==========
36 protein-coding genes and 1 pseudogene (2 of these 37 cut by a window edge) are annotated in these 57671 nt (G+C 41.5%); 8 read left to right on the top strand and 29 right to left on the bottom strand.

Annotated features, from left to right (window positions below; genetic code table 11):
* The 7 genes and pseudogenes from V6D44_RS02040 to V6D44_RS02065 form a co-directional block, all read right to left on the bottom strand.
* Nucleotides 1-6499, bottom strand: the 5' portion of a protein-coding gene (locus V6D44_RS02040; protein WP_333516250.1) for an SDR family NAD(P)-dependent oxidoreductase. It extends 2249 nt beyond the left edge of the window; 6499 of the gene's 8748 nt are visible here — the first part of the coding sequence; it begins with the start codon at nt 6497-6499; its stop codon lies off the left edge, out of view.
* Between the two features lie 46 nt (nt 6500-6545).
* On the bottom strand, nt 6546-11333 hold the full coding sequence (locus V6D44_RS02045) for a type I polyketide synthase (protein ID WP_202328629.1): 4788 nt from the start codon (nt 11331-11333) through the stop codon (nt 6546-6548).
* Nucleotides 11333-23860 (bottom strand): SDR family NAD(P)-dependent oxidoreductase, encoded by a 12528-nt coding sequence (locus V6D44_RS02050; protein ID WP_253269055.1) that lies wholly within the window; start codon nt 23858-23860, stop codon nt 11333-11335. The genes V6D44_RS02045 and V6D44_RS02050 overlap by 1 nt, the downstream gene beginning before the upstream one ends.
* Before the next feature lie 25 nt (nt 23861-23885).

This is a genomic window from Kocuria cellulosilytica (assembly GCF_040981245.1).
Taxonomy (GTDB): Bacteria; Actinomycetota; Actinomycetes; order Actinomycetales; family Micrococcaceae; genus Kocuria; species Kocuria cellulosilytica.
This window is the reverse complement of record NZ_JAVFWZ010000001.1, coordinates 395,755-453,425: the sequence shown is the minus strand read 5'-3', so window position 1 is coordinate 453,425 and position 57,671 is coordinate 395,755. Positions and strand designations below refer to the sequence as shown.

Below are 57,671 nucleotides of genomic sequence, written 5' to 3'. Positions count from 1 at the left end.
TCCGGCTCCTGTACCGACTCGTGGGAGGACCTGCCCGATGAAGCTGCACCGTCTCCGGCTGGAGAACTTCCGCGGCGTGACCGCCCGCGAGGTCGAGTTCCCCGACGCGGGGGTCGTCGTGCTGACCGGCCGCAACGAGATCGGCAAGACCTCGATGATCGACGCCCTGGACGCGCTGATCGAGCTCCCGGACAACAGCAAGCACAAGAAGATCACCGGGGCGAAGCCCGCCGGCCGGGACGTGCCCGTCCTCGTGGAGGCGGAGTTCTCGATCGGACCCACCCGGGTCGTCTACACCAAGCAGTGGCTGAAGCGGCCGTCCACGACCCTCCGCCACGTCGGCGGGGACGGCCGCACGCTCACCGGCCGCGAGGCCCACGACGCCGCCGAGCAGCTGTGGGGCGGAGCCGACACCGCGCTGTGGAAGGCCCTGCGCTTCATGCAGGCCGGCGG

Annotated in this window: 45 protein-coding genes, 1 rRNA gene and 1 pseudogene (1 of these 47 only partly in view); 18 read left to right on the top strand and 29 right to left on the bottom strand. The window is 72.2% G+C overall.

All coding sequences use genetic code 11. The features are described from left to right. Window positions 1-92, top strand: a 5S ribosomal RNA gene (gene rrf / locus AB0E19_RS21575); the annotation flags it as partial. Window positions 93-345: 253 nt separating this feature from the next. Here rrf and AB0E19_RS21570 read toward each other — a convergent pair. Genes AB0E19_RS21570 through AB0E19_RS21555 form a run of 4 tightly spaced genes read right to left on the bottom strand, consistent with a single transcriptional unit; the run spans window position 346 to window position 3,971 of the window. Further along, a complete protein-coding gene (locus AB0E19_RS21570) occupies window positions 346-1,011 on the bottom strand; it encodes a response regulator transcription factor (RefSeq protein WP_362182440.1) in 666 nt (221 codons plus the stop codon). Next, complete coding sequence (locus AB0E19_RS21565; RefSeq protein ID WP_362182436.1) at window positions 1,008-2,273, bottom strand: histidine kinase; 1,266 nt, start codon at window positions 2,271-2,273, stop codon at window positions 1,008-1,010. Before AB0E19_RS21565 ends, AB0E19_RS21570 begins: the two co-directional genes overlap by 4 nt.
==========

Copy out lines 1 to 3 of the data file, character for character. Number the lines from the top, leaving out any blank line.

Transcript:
36 protein-coding genes and 1 pseudogene (2 of these 37 cut by a window edge) are annotated in these 57671 nt (G+C 41.5%); 8 read left to right on the top strand and 29 right to left on the bottom strand.

Annotated features, from left to right (window positions below; genetic code table 11):
* The 7 genes and pseudogenes from V6D44_RS02040 to V6D44_RS02065 form a co-directional block, all read right to left on the bottom strand.